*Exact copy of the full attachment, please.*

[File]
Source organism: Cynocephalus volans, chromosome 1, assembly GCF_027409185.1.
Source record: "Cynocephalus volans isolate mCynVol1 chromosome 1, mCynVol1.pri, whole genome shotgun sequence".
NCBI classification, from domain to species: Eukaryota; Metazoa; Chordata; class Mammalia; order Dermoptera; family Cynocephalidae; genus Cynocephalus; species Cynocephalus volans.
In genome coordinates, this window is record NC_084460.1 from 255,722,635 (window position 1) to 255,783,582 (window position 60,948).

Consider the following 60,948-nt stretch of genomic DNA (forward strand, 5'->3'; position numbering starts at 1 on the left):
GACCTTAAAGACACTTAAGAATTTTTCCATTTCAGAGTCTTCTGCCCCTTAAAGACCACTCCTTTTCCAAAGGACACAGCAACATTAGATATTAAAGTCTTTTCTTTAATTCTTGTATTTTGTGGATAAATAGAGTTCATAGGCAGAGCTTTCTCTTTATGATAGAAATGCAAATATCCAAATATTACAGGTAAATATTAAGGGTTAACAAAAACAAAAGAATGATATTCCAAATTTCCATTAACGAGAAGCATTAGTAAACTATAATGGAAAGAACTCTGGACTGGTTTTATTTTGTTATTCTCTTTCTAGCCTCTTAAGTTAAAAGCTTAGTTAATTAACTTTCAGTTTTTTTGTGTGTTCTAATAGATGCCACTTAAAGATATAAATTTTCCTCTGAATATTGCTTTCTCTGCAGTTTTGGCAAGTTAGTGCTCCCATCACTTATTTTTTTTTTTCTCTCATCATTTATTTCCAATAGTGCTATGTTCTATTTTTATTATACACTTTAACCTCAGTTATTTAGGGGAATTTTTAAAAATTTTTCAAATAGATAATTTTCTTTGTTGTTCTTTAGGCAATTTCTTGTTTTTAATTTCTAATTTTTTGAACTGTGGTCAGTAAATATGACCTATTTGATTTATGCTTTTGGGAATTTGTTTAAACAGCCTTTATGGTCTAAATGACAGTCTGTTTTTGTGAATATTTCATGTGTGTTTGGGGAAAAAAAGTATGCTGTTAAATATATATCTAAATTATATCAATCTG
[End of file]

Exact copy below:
Source organism: Cynocephalus volans, chromosome 1, assembly GCF_027409185.1.
Source record: "Cynocephalus volans isolate mCynVol1 chromosome 1, mCynVol1.pri, whole genome shotgun sequence".
NCBI classification, from domain to species: Eukaryota; Metazoa; Chordata; class Mammalia; order Dermoptera; family Cynocephalidae; genus Cynocephalus; species Cynocephalus volans.
In genome coordinates, this window is record NC_084460.1 from 255,722,635 (window position 1) to 255,783,582 (window position 60,948).

Consider the following 60,948-nt stretch of genomic DNA (forward strand, 5'->3'; position numbering starts at 1 on the left):
GACCTTAAAGACACTTAAGAATTTTTCCATTTCAGAGTCTTCTGCCCCTTAAAGACCACTCCTTTTCCAAAGGACACAGCAACATTAGATATTAAAGTCTTTTCTTTAATTCTTGTATTTTGTGGATAAATAGAGTTCATAGGCAGAGCTTTCTCTTTATGATAGAAATGCAAATATCCAAATATTACAGGTAAATATTAAGGGTTAACAAAAACAAAAGAATGATATTCCAAATTTCCATTAACGAGAAGCATTAGTAAACTATAATGGAAAGAACTCTGGACTGGTTTTATTTTGTTATTCTCTTTCTAGCCTCTTAAGTTAAAAGCTTAGTTAATTAACTTTCAGTTTTTTTGTGTGTTCTAATAGATGCCACTTAAAGATATAAATTTTCCTCTGAATATTGCTTTCTCTGCAGTTTTGGCAAGTTAGTGCTCCCATCACTTATTTTTTTTTTTCTCTCATCATTTATTTCCAATAGTGCTATGTTCTATTTTTATTATACACTTTAACCTCAGTTATTTAGGGGAATTTTTAAAAATTTTTCAAATAGATAATTTTCTTTGTTGTTCTTTAGGCAATTTCTTGTTTTTAATTTCTAATTTTTTGAACTGTGGTCAGTAAATATGACCTATTTGATTTATGCTTTTGGGAATTTGTTTAAACAGCCTTTATGGTCTAAATGACAGTCTGTTTTTGTGAATATTTCATGTGTGTTTGGGGAAAAAAAGTATGCTGTTAAATATATATCTAAATTATATCAATCTG